Student achievement is one of the most challenging issues confronting the educational community. Educators explore this theme hands-on throughout their careers, politicians and policymakers invest in initiatives they think will make a difference, and communities often struggle to define themselves through the successes or failures of their schools. Whether it is looking at graduation rates, test scores, report card grades, attendance, safety issues, or behavioral health, student performance is analyzed and discussed from research journals to the media. Presently, with federal and state requirements in place for standards-based systems, there is an intense focus on accountability for high academic achievement for all children. Schools are struggling under tight timelines and limited budgets to assess student needs and implement policy changes that address, in particular, the need to improve outcomes among diverse student groups. The concept of "achievement gaps" has been emphasized as one of the major challenges existing today in PreK-12 education.
This dissertation study investigated the relationship of school leadership and student achievement. Using a mixed-method design, two questions of inquiry were explored: (1) How are schools that demonstrate significant achievement in 8th grade reading with diverse student populations identified? (2) How do school and district leaders believe they influence student performance in these schools? The goal was to identify schools where diverse student populations were making significant progress in reading on eighth grade state assessments, and then learn from the administrators of those schools what leadership practices they believed were most effective.
This research examined the 8th grade reading performance of one state's schools with an emphasis on students who are racially and ethnically diverse, economically disadvantaged, who have disabilities, or who do not speak English as a first language. This study analyzed pre-existing test score data through value-added analysis and data reduction and selection efforts. The semi-structured interviews offered thoughtful perspectives from school leaders who had experienced successful student results. The research literature points out that multiple factors contribute to achievement, and this dissertation study validates that therefore multiple solutions may be required. This study provides promising leadership practices school leaders can use to impact student performance. It is anticipated the findings from this research will provide useful insights into leadership practices and teaching and learning efforts for special populations.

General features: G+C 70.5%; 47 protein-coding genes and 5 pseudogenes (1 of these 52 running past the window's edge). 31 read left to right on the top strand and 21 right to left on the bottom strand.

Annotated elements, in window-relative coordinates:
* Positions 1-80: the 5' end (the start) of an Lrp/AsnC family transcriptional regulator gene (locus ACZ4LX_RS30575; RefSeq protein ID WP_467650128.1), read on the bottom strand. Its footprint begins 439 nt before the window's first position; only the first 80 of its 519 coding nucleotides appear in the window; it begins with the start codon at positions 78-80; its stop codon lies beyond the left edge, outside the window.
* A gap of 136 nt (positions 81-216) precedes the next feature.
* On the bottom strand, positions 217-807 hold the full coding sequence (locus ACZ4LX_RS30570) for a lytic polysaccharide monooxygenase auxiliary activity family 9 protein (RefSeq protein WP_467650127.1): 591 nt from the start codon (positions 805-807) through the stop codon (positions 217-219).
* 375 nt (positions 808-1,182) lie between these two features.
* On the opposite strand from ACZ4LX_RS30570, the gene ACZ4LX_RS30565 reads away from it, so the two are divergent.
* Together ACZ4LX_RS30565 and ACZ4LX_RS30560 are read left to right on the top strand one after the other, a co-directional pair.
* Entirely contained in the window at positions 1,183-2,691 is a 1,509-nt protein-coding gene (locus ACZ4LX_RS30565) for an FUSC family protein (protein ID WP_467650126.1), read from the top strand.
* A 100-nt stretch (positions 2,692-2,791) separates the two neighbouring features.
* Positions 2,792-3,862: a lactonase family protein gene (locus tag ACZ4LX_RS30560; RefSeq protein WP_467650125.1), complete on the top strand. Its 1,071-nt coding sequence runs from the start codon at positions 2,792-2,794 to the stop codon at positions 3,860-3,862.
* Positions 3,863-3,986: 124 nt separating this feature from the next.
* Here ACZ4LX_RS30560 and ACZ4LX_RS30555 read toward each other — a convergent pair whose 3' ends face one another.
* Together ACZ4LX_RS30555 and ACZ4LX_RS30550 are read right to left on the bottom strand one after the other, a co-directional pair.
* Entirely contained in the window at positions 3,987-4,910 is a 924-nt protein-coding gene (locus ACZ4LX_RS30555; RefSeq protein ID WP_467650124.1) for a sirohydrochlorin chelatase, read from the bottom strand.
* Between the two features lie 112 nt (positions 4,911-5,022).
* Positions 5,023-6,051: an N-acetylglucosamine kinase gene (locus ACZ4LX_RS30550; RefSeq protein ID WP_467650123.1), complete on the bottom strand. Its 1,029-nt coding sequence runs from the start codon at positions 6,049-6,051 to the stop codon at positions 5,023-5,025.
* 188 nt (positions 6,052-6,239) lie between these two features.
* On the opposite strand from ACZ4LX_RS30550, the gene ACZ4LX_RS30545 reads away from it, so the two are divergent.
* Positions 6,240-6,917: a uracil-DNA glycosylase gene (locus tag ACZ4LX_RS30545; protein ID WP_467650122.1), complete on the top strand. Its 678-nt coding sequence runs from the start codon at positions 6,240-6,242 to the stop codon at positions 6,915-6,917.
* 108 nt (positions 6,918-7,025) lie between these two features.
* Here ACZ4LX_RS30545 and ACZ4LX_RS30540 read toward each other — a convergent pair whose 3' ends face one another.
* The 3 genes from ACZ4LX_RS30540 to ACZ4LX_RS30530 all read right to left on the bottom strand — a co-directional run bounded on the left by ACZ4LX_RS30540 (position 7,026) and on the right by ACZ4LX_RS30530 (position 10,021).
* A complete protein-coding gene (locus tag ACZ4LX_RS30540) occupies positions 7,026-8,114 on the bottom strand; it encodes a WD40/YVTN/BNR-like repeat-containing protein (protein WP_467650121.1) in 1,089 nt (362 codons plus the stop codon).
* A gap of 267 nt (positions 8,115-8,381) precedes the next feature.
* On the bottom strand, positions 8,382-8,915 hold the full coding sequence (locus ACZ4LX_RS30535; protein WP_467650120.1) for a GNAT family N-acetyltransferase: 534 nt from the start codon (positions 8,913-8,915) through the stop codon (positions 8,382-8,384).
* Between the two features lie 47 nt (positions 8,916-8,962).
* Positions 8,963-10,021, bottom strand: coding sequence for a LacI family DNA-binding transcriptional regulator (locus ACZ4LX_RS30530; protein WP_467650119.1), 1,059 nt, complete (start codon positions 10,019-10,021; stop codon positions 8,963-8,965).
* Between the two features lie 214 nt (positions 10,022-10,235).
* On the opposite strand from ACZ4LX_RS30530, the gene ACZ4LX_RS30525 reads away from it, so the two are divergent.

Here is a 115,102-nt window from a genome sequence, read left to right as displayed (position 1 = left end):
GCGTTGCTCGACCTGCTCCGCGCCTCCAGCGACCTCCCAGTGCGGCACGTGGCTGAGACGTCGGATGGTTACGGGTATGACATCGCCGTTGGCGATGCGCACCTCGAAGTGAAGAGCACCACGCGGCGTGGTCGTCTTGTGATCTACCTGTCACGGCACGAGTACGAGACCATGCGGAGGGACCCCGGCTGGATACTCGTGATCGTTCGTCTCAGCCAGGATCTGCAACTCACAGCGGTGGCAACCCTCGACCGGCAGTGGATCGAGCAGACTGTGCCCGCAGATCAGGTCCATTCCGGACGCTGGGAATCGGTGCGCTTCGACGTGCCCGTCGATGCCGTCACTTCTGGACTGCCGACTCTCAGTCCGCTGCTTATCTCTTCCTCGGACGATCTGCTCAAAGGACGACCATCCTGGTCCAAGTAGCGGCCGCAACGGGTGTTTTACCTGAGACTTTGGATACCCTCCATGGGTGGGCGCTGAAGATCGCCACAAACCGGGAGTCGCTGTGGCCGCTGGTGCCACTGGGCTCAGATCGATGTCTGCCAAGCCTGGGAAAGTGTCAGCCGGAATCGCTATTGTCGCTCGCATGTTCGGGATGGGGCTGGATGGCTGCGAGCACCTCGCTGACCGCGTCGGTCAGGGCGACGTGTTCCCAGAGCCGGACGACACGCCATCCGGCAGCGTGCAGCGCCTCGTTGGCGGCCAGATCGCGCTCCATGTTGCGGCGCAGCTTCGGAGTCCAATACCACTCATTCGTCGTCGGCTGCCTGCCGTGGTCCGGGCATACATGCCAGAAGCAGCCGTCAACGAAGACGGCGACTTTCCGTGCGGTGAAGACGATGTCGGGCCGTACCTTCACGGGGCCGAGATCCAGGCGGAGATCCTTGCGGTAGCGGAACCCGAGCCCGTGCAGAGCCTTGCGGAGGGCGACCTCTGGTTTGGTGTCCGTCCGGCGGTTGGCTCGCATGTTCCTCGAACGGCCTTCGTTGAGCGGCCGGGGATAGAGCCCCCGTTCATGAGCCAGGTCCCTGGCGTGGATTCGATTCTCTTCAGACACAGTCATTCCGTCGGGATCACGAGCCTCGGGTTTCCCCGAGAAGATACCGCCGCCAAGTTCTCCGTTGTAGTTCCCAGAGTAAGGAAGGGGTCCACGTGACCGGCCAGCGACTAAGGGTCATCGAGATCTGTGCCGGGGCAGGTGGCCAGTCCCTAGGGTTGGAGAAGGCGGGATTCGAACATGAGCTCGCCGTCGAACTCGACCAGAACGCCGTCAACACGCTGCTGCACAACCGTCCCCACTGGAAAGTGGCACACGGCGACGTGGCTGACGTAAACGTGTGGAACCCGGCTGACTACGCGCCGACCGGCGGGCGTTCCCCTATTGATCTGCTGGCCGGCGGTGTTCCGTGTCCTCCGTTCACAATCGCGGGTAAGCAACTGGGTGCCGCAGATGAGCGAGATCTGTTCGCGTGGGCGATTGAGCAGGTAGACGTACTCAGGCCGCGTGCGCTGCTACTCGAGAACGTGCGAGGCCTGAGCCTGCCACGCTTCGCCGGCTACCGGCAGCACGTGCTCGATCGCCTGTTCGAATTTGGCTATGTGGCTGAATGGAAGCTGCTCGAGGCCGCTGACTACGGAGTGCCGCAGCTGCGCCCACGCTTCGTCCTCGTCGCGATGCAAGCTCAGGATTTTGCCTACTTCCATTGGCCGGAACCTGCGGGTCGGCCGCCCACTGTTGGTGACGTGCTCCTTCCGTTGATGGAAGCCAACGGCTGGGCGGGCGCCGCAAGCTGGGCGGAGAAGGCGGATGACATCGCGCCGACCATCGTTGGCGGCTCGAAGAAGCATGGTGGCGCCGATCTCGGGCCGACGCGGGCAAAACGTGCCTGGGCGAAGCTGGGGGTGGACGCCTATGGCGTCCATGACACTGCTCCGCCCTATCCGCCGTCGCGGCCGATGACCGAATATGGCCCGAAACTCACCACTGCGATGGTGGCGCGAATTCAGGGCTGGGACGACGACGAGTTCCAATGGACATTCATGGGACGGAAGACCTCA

|Advisor:||DeFlaminis, John A.|
|School:||University of Pennsylvania|
|School Location:||United States -- Pennsylvania|
|Source:||DAI-A 73/04, Dissertation Abstracts International|
|Subjects:||Educational leadership, Middle School education, Multicultural Education|
|Keywords:||Achievement gap, Leadership, Pennsylvania, Promising practices, School administrators, Special populations|
Copyright in each Dissertation and Thesis is retained by the author. All Rights Reserved
The supplemental file or files you are about to download were provided to ProQuest by the author as part of a
dissertation or thesis. The supplemental files are provided "AS IS" without warranty. ProQuest is not responsible for the
content, format or impact on the supplemental file(s) on our system. in some cases, the file type may be unknown or
may be a .exe file. We recommend caution as you open such files.
Copyright of the original materials contained in the supplemental file is retained by the author and your access to the
supplemental files is subject to the ProQuest Terms and Conditions of use.
Depending on the size of the file(s) you are downloading, the system may take some time to download them. Please be